Indonesia is an immense and complex country and has the 4th largest population in the world. The Indonesian archipelago is the world’s largest – it is comprised of over 17,000 islands and has at least 381 endemic birds. Fortunately, many of the islands still have large tracts of healthy primary and secondary forests.
Inspired by pals Tim Laman and Ed Scholes of National Geographic and Cornell University and of course, David Attenborough - I finally made good on my dream to travel to the islands of Waigeo to see two of the most beautiful and spectacular birds in the world: Wilson’s Bird of Paradise and Red Bird of Paradise. After 9 flights, 5 boat rides, and at least three challenging pre-dawn hikes for a grand total of about 45 hours of travel from San Francisco, Brian Coleman and I arrived at our base for four nights on the Island of Waigeo. So… , that was SFO to Tapei to Jakarta to Sulawesi to Sorong (West Papua) to Waigeo by ferry. We met out guide, Untu Baware, in Sorong. Untu deftly located a beer source (rare) in Sorong and porters helped carry and load a very heavy crate of warm Bintang and Anker onto the ferry. Gotta do what you gotta do. Then on to the island of Halmahera two more fantastical birds: Ivory-breasted Pitta and another Bird of Paradise: Wallaces Standardwing. Being a gorgeous and unique bird has stiff competition in Indonesia. There are head spinning colorful world class creatures by the dozen there. Pittas, Fruit-doves, Kingfishers (we saw 12 exotic species) , Parrots, Lory’s, Lorikeets etc.
No electricity, no running water. As you can see this village knows what they do have. There were Birds of Paradise in our future!
Through gaps in the floorboards of our homestay I could spy tropical fish passing by and shells rolling in the sand.
Here’s a sampling of Indonesian birds from this famous book illustrated by the Bay Area’s own Dana Gardner. I borrowed this from birding pal Russ. Sadly, they are out of print and go for up to $800 on Amazon. Dana assured me that there will not be a 2nd edition. Drats, foiled again.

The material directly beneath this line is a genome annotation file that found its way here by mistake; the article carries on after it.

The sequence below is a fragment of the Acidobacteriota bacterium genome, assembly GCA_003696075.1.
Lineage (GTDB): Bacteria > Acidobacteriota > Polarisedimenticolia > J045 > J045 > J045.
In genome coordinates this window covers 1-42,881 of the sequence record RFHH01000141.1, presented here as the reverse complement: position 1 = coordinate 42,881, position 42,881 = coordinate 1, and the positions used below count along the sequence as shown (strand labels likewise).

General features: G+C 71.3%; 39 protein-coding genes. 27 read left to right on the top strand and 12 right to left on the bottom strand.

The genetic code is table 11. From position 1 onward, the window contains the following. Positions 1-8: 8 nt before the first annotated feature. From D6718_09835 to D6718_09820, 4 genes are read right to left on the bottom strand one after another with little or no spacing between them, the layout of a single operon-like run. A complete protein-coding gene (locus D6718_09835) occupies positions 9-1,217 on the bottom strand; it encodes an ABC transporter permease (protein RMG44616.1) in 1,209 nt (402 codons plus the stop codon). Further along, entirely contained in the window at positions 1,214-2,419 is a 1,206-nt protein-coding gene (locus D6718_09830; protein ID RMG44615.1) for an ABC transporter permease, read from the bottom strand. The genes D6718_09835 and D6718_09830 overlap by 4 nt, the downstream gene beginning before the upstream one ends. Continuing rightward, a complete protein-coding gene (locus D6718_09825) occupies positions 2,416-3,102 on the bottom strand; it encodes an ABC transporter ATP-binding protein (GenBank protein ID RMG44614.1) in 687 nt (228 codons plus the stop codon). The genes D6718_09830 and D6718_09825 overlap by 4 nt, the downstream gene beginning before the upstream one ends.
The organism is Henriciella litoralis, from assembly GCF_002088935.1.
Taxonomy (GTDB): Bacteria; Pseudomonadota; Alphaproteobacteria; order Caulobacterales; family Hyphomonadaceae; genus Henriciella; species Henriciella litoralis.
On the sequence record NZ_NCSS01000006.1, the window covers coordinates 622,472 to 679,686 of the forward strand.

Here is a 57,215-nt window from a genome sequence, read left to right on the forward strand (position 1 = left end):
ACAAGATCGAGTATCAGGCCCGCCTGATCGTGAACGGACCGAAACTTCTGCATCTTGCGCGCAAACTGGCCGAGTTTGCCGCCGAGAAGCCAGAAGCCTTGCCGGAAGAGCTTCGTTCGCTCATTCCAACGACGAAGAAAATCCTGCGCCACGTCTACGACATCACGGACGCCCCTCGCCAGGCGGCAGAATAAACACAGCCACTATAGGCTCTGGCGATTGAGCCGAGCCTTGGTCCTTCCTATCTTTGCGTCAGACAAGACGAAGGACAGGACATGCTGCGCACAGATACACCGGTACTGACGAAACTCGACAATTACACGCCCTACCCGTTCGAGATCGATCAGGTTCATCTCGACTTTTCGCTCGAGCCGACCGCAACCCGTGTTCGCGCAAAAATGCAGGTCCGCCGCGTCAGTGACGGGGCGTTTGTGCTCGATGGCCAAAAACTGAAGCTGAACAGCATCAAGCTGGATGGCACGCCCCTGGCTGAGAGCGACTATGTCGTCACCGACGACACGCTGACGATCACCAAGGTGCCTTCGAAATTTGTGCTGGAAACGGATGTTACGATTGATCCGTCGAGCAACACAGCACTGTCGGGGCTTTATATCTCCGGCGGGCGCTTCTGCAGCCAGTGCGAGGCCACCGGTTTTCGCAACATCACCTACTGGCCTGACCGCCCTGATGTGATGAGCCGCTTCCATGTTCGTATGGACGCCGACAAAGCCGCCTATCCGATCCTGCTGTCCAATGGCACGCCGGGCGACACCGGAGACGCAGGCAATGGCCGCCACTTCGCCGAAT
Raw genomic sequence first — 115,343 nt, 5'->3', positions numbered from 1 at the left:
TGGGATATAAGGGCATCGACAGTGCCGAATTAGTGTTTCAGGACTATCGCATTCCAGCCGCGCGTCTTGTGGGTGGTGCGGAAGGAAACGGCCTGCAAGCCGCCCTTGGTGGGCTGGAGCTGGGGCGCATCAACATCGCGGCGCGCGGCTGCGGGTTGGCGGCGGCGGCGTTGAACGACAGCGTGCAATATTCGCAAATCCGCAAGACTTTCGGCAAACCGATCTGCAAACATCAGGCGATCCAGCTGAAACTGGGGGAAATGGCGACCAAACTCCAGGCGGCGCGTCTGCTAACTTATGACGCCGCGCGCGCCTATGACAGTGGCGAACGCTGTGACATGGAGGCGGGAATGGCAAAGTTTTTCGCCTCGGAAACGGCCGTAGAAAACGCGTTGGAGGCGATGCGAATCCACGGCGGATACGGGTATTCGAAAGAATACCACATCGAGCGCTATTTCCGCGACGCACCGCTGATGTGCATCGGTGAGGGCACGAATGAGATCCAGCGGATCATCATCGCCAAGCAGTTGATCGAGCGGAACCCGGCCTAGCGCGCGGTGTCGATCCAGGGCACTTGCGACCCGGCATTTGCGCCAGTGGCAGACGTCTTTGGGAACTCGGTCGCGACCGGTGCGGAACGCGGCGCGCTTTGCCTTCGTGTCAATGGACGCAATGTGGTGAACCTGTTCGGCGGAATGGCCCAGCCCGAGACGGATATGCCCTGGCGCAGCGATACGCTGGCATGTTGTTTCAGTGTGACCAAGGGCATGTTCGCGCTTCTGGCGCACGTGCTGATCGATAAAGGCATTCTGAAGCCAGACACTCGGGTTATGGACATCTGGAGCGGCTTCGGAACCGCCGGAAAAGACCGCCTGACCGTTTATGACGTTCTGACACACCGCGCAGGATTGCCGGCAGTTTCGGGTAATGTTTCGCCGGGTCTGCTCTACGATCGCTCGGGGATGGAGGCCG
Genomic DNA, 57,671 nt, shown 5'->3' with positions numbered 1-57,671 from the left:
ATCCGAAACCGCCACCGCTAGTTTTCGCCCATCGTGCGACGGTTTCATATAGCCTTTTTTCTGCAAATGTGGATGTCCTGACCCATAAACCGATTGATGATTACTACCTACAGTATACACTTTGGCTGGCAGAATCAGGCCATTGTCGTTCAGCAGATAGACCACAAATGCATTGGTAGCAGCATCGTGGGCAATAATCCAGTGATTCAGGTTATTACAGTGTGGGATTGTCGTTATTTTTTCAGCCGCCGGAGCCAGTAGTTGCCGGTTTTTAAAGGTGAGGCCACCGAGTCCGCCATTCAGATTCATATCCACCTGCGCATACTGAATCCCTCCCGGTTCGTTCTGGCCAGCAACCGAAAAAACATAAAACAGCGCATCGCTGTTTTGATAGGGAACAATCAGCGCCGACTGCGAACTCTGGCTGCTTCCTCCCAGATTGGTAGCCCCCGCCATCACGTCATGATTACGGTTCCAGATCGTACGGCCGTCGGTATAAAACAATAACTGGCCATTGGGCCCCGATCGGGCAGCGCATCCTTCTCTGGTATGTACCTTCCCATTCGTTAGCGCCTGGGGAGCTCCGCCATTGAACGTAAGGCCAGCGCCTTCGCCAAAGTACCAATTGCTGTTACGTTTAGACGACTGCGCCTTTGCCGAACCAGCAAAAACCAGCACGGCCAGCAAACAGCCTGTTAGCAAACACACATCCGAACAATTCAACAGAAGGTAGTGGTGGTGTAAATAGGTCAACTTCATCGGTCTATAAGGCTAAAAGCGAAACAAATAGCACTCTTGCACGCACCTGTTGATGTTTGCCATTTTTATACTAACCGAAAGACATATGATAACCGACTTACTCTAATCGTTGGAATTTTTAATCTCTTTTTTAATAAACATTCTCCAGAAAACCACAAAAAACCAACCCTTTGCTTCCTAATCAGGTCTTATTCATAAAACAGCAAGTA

A 3:30 wake up call was made better by coffee and piping hot fresh donuts delivered to us. We hiked through dark, steep and wet forest trails (uphill) for a long time. Did I mention that it was already very warm? When we arrived at the hide it began to rain. Not a great omen. However, at about 6:20 AM we heard a Wilson’s calling… The astonishing Wilson’s Bird of Paradise at 7:00 AM in the forest mating and courtship display court (Lek). Tim Laman and Ed Scholes of National Geographic fame have described the sexual selection and lack of predators for the Birds of Paradise as Survival of the Sexist. More on that later…
My Wilson’s Bird of Paradise video:
There is always a big miss of a much wanted bird… this trip it was the spectacular Western Crowned Pigeon. The bird snares hidden in the forests there have taken a serious toll. An hour boat ride through rain took us to a nearly uninhabited forest before our failed search and treacherous off trail hike.
Our Excellent guide was Untu Baware of the Papua Bird Club and all arrangements were carefully crafted by Shita Prativa. For more information about Papua Bird Club and their conservation efforts please click here.